A couple of lynchings
This is not a pretty story. It includes graphic descriptions of torture and mutilation. Don’t say you weren’t warned.
It may be hard to realize now, but when I was a child in Texas in the 50s, there were people around who had actually participated in some of the most barbaric acts ever committed in this country, the frequent lynchings of black men in the 1890s and early 1900s.
I had the misfortune to meet some of these lynchers and I was actually related to at least one of them.
Far from being ashamed or contrite, some of these people boasted of their role many years after the fact, as though the murders had been a highlight of their lives.
We are not talking about drive-by shootings here, either, bad as those are.
A case in point is the lynching of Jesse Washington, convicted of the rape and murder of a white woman in Waco in 1916. Washington was 17 years old and mentally handicapped. His trial took all of four minutes, after which he was seized by a mob and dragged around town in chains. Then they built a bonfire:
……. The chain had then been secured around a tree limb, and Washington, still secured within was hoisted above the flame. He made numerous attempts to climb the now hot chain and the crowd cut off his fingers to prevent any further chance of escape. Three times, the agonized boy was raised and lowered into the flame in front of the crowd of 16,000, and in direct response, three times, further, according to the Cincinnati Freedom Center Exhibit, the crowd cheered and roared. It is not known how long he lasted until he died but the mob let him burn for over an hour, they then took various body parts as souvenirs such as his fingers and teeth. His limbs were separated from his body, put in a bag and dragged around town.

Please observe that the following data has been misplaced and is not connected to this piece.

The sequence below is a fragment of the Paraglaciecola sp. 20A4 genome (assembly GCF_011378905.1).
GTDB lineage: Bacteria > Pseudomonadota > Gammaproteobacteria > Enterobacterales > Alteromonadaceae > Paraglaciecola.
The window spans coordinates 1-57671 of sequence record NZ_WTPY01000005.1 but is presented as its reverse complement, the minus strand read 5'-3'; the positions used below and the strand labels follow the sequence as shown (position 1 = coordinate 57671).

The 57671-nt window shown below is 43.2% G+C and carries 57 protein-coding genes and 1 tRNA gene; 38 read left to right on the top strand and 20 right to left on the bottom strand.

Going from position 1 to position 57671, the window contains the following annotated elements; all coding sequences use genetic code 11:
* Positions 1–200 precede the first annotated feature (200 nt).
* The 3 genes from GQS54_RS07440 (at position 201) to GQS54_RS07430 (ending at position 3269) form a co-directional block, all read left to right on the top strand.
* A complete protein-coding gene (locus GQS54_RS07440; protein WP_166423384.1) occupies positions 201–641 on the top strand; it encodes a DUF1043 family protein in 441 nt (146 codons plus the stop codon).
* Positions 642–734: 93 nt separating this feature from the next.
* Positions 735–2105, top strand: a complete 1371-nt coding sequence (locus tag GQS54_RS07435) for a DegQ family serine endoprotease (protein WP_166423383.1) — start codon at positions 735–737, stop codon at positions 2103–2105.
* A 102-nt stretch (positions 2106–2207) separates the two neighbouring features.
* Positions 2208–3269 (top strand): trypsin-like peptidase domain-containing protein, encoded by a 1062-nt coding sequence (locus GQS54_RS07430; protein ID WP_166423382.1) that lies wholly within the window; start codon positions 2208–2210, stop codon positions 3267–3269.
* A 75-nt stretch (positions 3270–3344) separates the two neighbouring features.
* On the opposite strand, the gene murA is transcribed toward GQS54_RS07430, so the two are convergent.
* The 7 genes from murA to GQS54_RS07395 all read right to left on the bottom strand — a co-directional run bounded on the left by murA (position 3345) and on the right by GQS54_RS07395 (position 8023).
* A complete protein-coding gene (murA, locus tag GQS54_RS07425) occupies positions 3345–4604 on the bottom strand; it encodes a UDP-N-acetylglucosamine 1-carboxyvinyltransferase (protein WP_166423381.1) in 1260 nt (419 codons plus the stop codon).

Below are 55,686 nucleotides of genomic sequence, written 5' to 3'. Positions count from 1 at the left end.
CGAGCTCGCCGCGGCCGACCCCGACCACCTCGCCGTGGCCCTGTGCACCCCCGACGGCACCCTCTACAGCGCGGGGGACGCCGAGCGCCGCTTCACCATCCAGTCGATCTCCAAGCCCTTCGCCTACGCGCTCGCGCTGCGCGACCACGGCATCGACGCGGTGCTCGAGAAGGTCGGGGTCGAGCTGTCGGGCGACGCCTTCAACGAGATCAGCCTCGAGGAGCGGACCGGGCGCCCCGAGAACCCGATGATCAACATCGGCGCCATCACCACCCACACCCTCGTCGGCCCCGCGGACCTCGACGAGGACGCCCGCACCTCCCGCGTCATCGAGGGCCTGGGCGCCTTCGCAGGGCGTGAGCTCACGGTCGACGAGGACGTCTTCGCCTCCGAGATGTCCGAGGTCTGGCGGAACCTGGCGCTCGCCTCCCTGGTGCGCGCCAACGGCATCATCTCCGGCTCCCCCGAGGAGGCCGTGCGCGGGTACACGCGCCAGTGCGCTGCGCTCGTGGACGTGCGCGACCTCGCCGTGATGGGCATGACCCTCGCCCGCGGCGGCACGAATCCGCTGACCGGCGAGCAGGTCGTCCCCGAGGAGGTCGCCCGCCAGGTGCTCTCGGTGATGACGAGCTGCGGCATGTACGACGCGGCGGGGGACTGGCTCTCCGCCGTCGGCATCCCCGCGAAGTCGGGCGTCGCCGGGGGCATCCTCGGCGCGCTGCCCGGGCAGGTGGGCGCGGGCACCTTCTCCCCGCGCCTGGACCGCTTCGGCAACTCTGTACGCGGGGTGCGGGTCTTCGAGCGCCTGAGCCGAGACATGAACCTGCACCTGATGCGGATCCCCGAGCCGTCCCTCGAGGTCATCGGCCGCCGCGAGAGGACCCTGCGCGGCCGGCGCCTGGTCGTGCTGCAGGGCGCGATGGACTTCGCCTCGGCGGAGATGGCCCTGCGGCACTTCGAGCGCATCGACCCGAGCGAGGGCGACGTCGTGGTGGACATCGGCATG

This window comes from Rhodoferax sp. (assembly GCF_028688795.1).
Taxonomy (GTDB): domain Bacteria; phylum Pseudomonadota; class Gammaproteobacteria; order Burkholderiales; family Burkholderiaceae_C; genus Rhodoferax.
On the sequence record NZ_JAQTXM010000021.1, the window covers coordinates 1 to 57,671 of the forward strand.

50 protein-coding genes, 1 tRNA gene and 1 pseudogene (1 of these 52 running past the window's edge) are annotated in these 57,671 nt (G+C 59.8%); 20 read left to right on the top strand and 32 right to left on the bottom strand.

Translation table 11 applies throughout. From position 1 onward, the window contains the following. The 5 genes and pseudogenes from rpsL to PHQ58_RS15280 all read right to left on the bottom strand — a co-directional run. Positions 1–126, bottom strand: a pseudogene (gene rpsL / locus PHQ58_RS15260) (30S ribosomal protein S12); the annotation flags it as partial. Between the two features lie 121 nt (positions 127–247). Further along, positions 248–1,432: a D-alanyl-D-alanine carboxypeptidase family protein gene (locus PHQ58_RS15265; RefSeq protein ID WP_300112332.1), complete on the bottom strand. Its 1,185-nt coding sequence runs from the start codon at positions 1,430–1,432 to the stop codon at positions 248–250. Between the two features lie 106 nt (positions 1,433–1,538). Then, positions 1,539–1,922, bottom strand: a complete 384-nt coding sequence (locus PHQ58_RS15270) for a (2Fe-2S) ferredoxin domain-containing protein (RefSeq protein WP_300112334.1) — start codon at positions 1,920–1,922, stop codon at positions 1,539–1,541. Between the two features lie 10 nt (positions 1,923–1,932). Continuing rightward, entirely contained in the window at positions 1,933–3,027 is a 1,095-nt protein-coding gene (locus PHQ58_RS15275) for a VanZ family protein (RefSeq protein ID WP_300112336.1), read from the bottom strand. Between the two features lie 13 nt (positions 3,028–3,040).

There were hundreds of photographs taken of this incident, including a famous and horrific specimen reproduced at the link above. I have good reason to believe that the ghoul in the dark hat and white shirt just to the right of the stake is my great-grandmother’s cousin, Albert. He lived into the 1970s and always treated the incident as a kind of prank, or an example of populist anger superceding lawful but overly indulgent authority.
Later on, in the 70s, I knew a very old man who had witnessed the lynching of Henry Smith in Paris Texas in 1893. The witness was only 9 years old at the time but his parents had taken him and his siblings to what was, in essence, an organized community outing. Unlike Washington, Smith did not have a trial of any kind. He was basically convicted by acclamation of the heinous murder of a 4 year old white girl. He fled to Arkansas but was apprehended there and sent back to Paris. The town was waiting for him:
….. a mob of an estimated 10,000 whites placed him on a carnival float and carried him through town and out into a prairie. There, he was placed upon a scaffold and tortured for fifty minutes by members of the girl’s family, who thrust hot iron brands into his flesh, starting with his feet and legs and working upward to his head. The family members involved included Myrtle’s father, uncles, and twelve-year-old brother. A February 2, 1893 article in The New York Sun stated that, “Every groan from the fiend, every contortion of his body was cheered by the thickly packed crowd.” Eventually, the hot irons were thrust into his eye sockets and down his throat. Afterwards, finding he was still breathing, the crowd poured oil on him and set him on fire. The crowd then fought over the hot ashes to collect his bones and teeth as souvenirs.
My witness shared some additional details that probably should not see the light of day.
Do not imagine for a minute that segregated lunch counters and bad schools are the only possible consequences of racism.